Farmers said they were alarmed by the revelation and want state officials to come clean about the risks of groundwater contamination spreading under prime grazing and cropping land.

The ban is the first public admission that a burgeoning CSG industry could aggravate the Linc contamination, where toxic gases were released into groundwater by a now-illegal process called underground coal gasification.

Cotton grower Brian Bender's Hopeland property is split by the two Arrow tenements — where CSG extraction is banned on one side but not the other.

"I think it's a bit of a joke, really — there are no lines underground," Mr Bender said….

The ABC understands tests on groundwater contamination were being examined by a trio of experts who would be called as state witnesses in a criminal prosecution of five former Linc executives next month.

The failed company was convicted and fined a record $4.5 million last May for causing serious environmental harm through its underground coal gasification (UCG) plant.

The District Court heard in that trial that it could take up to 20 years for groundwater to recover from Linc's attempts at the now-illegal UCG process, which allowed toxic gases to escape through fractured rock.

At the time, the state's then-environment minister described the contamination as "the biggest pollution event probably in Queensland's history".

A week before Christmas, Arrow gained approval for 70 wells on a gas tenement to the north-east of the former Linc site.

It is part of its $10 billion Surat Gas Project, which Premier Annastacia Palaszczuk promoted in a February media release as Queensland's "biggest resources project since 2011".

Ms Palaszczuk's release made no mention of the gas extraction no-go zone.

But the state's Department of Environment and Science approval said Arrow "must not locate any [CSG] production wells within 10 kilometres [of the Linc site]".

"The extraction of groundwater as part of the petroleum activity(ies) from underground aquifers must not directly or indirectly influence the mobilisation of existing groundwater contamination on [the Linc site]," the environmental authority said.

It said the department may force Arrow to model CSG impacts on "groundwater contamination around [the Linc site] at any time" and present its findings within a month.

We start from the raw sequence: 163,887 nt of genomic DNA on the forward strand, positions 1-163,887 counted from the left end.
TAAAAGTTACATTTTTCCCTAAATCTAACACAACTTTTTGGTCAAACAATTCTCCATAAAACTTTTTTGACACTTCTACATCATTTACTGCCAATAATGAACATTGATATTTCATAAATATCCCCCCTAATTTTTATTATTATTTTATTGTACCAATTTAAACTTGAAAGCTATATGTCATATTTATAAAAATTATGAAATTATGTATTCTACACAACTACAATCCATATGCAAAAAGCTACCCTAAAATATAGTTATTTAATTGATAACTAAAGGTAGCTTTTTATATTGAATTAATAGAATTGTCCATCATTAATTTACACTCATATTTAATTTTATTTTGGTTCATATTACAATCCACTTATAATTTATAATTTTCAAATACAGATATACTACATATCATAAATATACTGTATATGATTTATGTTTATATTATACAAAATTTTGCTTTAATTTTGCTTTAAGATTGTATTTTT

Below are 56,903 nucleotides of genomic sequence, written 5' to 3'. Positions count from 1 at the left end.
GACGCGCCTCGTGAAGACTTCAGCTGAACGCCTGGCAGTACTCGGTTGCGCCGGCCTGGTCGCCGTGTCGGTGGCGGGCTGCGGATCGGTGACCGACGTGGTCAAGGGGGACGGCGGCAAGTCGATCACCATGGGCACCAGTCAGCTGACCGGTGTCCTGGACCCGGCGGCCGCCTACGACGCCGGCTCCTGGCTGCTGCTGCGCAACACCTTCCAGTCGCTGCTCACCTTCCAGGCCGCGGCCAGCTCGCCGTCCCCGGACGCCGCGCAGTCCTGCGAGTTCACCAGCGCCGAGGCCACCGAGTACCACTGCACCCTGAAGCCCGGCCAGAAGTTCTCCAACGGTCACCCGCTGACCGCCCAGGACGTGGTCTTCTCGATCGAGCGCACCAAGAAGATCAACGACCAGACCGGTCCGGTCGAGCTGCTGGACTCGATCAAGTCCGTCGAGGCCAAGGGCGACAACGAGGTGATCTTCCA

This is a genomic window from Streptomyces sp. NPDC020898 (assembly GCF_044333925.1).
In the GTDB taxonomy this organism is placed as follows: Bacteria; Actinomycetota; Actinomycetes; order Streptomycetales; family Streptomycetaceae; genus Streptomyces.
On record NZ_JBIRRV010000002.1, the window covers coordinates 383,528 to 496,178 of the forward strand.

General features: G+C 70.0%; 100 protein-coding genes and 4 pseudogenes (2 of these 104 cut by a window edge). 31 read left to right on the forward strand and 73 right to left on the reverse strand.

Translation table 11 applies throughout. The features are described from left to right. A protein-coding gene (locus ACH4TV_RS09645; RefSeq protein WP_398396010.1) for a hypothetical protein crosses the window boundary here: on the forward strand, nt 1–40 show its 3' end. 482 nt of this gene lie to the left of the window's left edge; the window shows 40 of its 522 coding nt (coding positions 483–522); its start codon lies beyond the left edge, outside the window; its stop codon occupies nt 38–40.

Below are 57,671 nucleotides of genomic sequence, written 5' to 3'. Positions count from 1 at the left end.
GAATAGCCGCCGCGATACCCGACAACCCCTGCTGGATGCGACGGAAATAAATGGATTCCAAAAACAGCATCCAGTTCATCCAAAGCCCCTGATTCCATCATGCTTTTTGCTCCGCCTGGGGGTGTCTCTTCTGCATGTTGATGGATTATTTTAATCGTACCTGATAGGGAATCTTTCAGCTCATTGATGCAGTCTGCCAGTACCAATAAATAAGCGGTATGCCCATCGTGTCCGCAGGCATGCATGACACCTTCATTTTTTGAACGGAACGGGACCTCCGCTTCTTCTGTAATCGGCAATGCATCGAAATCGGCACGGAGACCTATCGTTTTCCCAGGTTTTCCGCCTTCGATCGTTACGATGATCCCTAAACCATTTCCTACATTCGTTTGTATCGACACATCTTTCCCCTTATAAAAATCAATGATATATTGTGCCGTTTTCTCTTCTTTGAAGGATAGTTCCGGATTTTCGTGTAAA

But there were no such conditions for gas drilling in the neighbouring Arrow tenement that surrounds the former Linc site, where six wells were approved in August…..

But will the Morrison federal government or the remaining seven state and territory governments learn from Queensland's disasterous mistakes?

Apparently not.........

2GB Radio, 24 May 2019:

The Minister for Resources is urging the New South Wales government to approve the state’s biggest gas project.

Santos Narrabri Gas Project is aiming to develop gas reserves in northwest New South Wales that could supply half of the state’s gas needs.

The Resources Minister Matt Canavan tells Ray Hadley almost all of NSW’s gas comes from other states.

“The problem with that is, of course, it costs a lot of money to transport gas long distances, so that has pushed the price up for Sydney based users of gas.

“Things have changed and we need to reflect that.”

The Canberra Times, 18 April 2019:

Federal Resources and Northern Australia Minister Matt Canavan was in Darwin on April 17 to publicise an April 2 federal budget announcement of $8.4 million in funding to fast-track development of gas reserves in the Northern Territory's Beetaloo Basin.

"We want to get on with the job. We want to get the gas up out of the ground and into people's homes and businesses as quickly as we can," Senator Canavan said in a statement….

The Beetaloo Basin is about 500km south-east of Darwin in the Sturt Plateau region between the towns of Katherine and Elliott and includes pastoral land and indigenous communities. Around 70 per cent of the Territory's shale gas resources are estimated to lie in the Beetaloo Basin, reserves that could potentially raise Australia's global ranking of gas resources from seventh to sixth. Farmers, businesses and industry are divided over whether fracking should be permitted because of the risk of pollution to rivers and bores. Pro-fracking advocates argue it will be a boon for jobs and economic growth.

Sunday, 17 June 2018

Political bully boy exposed


The Guardian, 15 June 2018:

An advertising executive and commentator is refusing to delete a social media post mocking the Queensland opposition frontbencher Jarrod Bleijie, despite being referred to the powerful ethics committee.


Bleijie had at the time been arguing against a motion to speed up debate on the Labor government’s vegetation management laws so parliament could adjourn at its new “family friendly” time and avoid sitting into the night.

After seeing the tweet, Bleijie complained to the speaker, Curtis Pitt, who referred Madigan to the ethics committee, because under parliamentary rules vision from the floor of the house can’t be used for “satire or ridicule”.

Pitt said his office also attempted to have the Twitter post removed.

Madigan previously refused to remove the tweet when contacted by the clerk of parliament, and on Friday again tweeted she would be leaving the post up.


“If this is upheld it means no one on [social media] can retweet or share with a comment any parli footage, even if it has been on the news or streamed live or shared by pollies,” Madigan wrote. “The precedent on free speech is extraordinary. It is bullshit.”